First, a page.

#3 posted 02-26-2011 03:06 PM

I agree with the advice above, remember you’ll only get better with more projects so don’t be afraid to jump in, remeber what my wife still tells me to this day, “You’re the ONLY one that is going to notice that” We spot the mistakes but those are learning opportunites and the mile markers of experience.

Now… the most important piece of advice… DO NOT STORE WINE NEXT TO THE STOVE! Wine racks look nice but they belong in dark cool places, wine is a living thing and light and heat will turn any wine into garbage quickly. If your wine will move off of that rack in 30 days or so go ahead… but if you’re going to to have bottles there for 6 months or more, just keep dusting them and cleaning the kitchen grease off of them but don’t drink ‘em.. I’m looking forward to seeing the finished product.

Derek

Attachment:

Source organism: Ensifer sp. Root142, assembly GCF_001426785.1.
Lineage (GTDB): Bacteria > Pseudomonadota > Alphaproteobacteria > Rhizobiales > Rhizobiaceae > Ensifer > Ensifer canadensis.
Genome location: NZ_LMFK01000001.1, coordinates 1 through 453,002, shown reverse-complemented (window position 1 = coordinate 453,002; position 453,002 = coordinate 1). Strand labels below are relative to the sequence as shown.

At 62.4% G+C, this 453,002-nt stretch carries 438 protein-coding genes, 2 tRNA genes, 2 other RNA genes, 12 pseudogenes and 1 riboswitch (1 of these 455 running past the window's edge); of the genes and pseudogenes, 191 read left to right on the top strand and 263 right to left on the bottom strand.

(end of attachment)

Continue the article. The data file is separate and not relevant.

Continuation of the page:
-- Sssshhhh, I'm pretending to be working

View William's profile

William

9287 posts in 1595 days


#4 posted 02-26-2011 03:09 PM

DId I read that someone has wine last around their house for more than six months?
How does that happen?
I didn’t know that was possible.

-- http://wddsrfinewoodworks.blogspot.com/

View Sawkerf's profile

Sawkerf

1730 posts in 1821 days


#5 posted 02-26-2011 05:30 PM

I think that your design will want to “rack” pretty easily.

If I were designing this for a customer, I think that I would use plywood panels next to the stove and wall. The wall panel would be dadoed to accept the stove panel, and they would be glued and screwed together. This will give you a rock solid corner to work with. I would also use some reflective insulation on the wall panel to minimize heating when using the oven.

-- Adversity doesn't build character...................it reveals it.

View chrisstef's profile

chrisstef

11479 posts in 1759 days


#6 posted 02-26-2011 05:48 PM